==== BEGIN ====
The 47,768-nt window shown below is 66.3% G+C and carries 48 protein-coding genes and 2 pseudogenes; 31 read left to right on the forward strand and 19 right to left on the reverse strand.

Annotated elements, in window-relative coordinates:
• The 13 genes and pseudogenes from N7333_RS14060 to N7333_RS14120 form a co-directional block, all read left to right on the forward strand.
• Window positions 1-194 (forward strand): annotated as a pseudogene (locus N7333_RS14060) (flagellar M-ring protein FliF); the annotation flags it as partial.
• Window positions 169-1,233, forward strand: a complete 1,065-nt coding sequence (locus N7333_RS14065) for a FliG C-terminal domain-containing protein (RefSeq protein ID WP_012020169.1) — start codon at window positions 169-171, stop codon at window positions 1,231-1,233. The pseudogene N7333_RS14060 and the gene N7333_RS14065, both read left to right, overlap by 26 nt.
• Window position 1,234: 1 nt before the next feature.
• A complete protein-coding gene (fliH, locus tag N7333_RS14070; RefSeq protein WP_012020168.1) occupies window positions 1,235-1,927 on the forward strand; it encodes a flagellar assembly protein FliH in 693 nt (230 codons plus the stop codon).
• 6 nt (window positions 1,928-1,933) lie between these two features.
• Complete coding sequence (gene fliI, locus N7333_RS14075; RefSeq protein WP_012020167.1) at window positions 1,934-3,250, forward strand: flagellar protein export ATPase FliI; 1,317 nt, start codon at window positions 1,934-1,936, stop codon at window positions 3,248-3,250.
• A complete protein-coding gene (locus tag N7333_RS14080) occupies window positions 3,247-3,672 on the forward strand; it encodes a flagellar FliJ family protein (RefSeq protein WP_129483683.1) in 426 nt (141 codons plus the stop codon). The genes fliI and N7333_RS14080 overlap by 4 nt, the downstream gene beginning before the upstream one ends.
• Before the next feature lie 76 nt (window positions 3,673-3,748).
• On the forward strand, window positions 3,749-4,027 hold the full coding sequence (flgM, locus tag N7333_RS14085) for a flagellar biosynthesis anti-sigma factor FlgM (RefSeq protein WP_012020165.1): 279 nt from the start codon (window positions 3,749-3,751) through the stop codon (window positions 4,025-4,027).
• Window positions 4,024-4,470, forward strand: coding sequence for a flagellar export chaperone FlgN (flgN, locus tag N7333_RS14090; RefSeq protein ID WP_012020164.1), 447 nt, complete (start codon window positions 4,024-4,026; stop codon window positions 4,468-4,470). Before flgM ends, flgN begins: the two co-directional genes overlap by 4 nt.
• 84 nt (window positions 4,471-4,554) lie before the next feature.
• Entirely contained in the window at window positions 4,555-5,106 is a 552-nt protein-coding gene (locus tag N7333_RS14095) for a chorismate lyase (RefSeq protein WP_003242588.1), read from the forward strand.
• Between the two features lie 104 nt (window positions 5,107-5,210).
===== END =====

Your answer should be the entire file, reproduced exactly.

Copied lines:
The 47,768-nt window shown below is 66.3% G+C and carries 48 protein-coding genes and 2 pseudogenes; 31 read left to right on the forward strand and 19 right to left on the reverse strand.

Annotated elements, in window-relative coordinates:
• The 13 genes and pseudogenes from N7333_RS14060 to N7333_RS14120 form a co-directional block, all read left to right on the forward strand.
• Window positions 1-194 (forward strand): annotated as a pseudogene (locus N7333_RS14060) (flagellar M-ring protein FliF); the annotation flags it as partial.
• Window positions 169-1,233, forward strand: a complete 1,065-nt coding sequence (locus N7333_RS14065) for a FliG C-terminal domain-containing protein (RefSeq protein ID WP_012020169.1) — start codon at window positions 169-171, stop codon at window positions 1,231-1,233. The pseudogene N7333_RS14060 and the gene N7333_RS14065, both read left to right, overlap by 26 nt.
• Window position 1,234: 1 nt before the next feature.
• A complete protein-coding gene (fliH, locus tag N7333_RS14070; RefSeq protein WP_012020168.1) occupies window positions 1,235-1,927 on the forward strand; it encodes a flagellar assembly protein FliH in 693 nt (230 codons plus the stop codon).
• 6 nt (window positions 1,928-1,933) lie between these two features.
• Complete coding sequence (gene fliI, locus N7333_RS14075; RefSeq protein WP_012020167.1) at window positions 1,934-3,250, forward strand: flagellar protein export ATPase FliI; 1,317 nt, start codon at window positions 1,934-1,936, stop codon at window positions 3,248-3,250.
• A complete protein-coding gene (locus tag N7333_RS14080) occupies window positions 3,247-3,672 on the forward strand; it encodes a flagellar FliJ family protein (RefSeq protein WP_129483683.1) in 426 nt (141 codons plus the stop codon). The genes fliI and N7333_RS14080 overlap by 4 nt, the downstream gene beginning before the upstream one ends.
• Before the next feature lie 76 nt (window positions 3,673-3,748).
• On the forward strand, window positions 3,749-4,027 hold the full coding sequence (flgM, locus tag N7333_RS14085) for a flagellar biosynthesis anti-sigma factor FlgM (RefSeq protein WP_012020165.1): 279 nt from the start codon (window positions 3,749-3,751) through the stop codon (window positions 4,025-4,027).
• Window positions 4,024-4,470, forward strand: coding sequence for a flagellar export chaperone FlgN (flgN, locus tag N7333_RS14090; RefSeq protein ID WP_012020164.1), 447 nt, complete (start codon window positions 4,024-4,026; stop codon window positions 4,468-4,470). Before flgM ends, flgN begins: the two co-directional genes overlap by 4 nt.
• 84 nt (window positions 4,471-4,554) lie before the next feature.
• Entirely contained in the window at window positions 4,555-5,106 is a 552-nt protein-coding gene (locus tag N7333_RS14095) for a chorismate lyase (RefSeq protein WP_003242588.1), read from the forward strand.
• Between the two features lie 104 nt (window positions 5,107-5,210).